Speaking of which, I also need to be careful how I look at historical or world events, without trying to over-simplify things. In 2 Samuel 24 we’re told that this all happened because God’s anger burned against the Israelites, but we don’t have any Scripture to tell us anything about God’s anger against the Russians under Stalin or the Chinese under Mao Zedong or the Cambodians under Pol Pot, and I think it would be very irresponsible of anyone who claimed that those events happened out of some kind of punishment from God. I also see a lot of Old Testament prophets talking about God punishing the nations around Israel/Judah for their sins, so I know that God’s punishment of peoples and nations is a possibility. Just not one that I can apply to circumstances where God hasn’t told us the reasons for why it’s happening.
So where does this leave me, as a Christian? What do I do with all of this? A few things come to mind:
- One thing that is clear in the Scriptures is that God is in control. And while that might cause confusion on theological issues3, as I’m wrestling with here, it also means that I should never fall into the sin that David may have been falling into here: I should never decide to try to trust in my own strength, when my own strength is so laughably insufficient and tiny compared to God’s strength.
- Sin is something that God takes seriously, and punishes. It’s good and proper to think through issues like I’m thinking through here, and wrestle with questions of God’s control vs. our actions, but if I ever get to a point where all of life is just a chessboard with God moving pieces around to accomplish His will across history, I’ve pushed things much too far. He created me with free will, and I’m not supposed to use my free will to sin; when I do use my free will to sin, I need to repent of that sin. Any response to my own sin which amounts to, “it’s not important because I know that You’re accomplishing something through my sin” is not Biblical. (It is Biblical to recognize that He is in control, but not to take blame away from myself for my actions.) I think I said something similar in a recent post, but it would be better for God to accomplish His will through my righteous, obedient actions than for Him to accomplish it through my sins and disobedience.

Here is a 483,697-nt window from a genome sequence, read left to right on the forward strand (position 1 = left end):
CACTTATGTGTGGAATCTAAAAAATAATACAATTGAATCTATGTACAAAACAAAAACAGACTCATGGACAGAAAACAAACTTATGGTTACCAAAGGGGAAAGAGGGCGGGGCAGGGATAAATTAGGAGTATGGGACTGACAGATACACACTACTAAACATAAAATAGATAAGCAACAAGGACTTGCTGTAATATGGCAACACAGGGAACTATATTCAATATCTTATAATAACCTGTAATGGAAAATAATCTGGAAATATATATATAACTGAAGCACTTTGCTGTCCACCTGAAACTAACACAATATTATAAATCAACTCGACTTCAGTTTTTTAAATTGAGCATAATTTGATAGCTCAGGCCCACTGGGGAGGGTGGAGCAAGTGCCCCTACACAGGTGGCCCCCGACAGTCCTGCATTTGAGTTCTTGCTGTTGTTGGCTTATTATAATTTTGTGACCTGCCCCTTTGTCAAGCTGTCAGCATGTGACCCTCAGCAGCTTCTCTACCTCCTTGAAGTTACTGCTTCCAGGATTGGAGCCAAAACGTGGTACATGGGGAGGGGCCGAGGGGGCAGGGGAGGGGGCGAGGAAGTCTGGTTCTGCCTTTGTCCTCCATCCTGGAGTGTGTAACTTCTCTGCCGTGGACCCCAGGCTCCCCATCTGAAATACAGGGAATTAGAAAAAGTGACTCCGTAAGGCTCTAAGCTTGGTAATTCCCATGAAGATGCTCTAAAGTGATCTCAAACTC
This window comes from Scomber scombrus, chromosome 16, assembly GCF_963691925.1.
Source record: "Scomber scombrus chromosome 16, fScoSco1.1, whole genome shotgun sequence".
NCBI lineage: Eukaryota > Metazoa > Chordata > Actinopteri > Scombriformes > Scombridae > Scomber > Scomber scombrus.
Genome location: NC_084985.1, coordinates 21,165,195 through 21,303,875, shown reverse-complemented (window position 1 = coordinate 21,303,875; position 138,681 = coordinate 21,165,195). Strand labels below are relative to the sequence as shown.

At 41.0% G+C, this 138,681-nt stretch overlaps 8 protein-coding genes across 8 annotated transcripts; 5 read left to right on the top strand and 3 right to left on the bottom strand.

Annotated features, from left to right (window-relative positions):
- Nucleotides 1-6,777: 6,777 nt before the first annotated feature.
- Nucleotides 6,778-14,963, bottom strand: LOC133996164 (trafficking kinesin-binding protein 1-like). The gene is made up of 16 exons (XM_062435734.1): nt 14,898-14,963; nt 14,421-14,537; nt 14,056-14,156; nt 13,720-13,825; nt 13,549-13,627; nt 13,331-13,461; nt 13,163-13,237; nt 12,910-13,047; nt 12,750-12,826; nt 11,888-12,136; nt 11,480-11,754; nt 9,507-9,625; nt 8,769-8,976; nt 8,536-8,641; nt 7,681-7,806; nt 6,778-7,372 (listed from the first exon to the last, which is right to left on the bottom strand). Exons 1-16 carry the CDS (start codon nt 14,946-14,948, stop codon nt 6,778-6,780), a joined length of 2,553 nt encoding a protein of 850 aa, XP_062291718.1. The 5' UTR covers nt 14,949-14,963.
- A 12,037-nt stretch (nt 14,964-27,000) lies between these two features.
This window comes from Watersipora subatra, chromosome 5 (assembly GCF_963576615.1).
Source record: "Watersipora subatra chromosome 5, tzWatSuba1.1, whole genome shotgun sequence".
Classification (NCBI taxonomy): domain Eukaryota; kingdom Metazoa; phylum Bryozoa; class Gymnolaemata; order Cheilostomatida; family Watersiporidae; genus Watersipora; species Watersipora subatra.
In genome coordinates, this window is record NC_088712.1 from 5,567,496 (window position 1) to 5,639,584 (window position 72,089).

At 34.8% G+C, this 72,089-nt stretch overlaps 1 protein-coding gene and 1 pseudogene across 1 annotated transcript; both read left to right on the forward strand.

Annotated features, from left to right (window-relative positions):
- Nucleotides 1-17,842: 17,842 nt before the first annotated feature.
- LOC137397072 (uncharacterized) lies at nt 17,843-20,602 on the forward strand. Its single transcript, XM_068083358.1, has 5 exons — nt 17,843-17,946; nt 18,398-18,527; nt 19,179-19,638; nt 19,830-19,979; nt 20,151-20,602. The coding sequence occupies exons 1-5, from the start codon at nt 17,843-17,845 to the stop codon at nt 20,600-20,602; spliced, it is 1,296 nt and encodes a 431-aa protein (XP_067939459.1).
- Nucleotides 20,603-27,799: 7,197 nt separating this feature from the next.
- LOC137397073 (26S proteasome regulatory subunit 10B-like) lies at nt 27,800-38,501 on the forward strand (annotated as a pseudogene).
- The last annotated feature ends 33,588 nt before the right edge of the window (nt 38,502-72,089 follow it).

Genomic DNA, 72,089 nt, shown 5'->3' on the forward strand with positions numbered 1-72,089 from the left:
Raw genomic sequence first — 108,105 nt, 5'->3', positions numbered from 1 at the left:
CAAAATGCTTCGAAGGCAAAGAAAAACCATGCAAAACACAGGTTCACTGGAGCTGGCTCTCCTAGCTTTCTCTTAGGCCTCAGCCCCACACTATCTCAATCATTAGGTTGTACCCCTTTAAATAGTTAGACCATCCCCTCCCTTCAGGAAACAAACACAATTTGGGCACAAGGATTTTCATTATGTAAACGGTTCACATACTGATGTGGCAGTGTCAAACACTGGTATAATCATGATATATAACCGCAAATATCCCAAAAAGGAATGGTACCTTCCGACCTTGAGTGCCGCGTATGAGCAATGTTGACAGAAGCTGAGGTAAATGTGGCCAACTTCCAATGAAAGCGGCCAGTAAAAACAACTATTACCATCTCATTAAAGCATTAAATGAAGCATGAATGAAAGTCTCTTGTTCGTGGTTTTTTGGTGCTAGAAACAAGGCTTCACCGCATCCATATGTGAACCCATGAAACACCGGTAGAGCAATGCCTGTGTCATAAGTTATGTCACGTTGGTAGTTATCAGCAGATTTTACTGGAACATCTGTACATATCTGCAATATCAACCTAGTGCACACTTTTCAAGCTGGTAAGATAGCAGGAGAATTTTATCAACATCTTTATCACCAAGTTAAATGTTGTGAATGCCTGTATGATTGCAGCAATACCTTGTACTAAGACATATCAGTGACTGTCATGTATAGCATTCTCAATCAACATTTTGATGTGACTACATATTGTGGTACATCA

- It’s possible, especially when reading the Old Testament, to put a lot of thought into the fact that God does sometimes punish sins here in this world. As a Christian, however, I should also remember that the ultimate punishment for my sins fell on Jesus, on the cross, not on myself. I will often face consequences for my sins, and maybe sometimes even punishments to a certain extent, but I will never endure the proper punishment for my sins, because Jesus did that on my behalf. This is part of the reason why it’s important to remember, when wrestling with these issues, that God doesn’t sin: If He did—ever, in any situation, in all of history—then Christianity would be null and void. Jesus can only take my punishment on my behalf if He has no sins of his own—if Jesus had any sins of his own He wouldn’t have been a worthy sacrifice for God’s children, and nobody could have been saved.
Israel and Judah
Maybe the least interesting part of the passage, but David is incited to take a census of “Israel and Judah” (verse 1, emphasis added), and later on the census was also divided along those lines, even though the nation hasn’t yet been split into two.
I assume this means there was already a rift between different groups within the larger nation of Israel, despite the fact that they were officially one. Later on, when the nation splits into two, I guess there were already natural lines upon which to divide.
The NIV text says that David told “Joab and the army commanders,” with a footnote indicating that another option for the verse could be “Joab the army commander.” The ESV just has “Joab, the commander of the army.” So I’m going with the option of saying that David probably just told Joab. ↩︎
It also kind of feels like too little too late; once the plague stops David steps in and says that, but that’s not fair of me; it’s when David sees the angel that he says it. People all over the Scriptures, Old Testament and New Testament, have strong reactions when they encounter angels. ↩︎
When I call this out as “theological issues,” I don’t mean to differentiate “theological” from “practical.” I don’t think those are two different things, and I’m not saying that there are some “theological” things that are interesting to think about but don’t really matter, as opposed to “practical” things that are actually important. ↩︎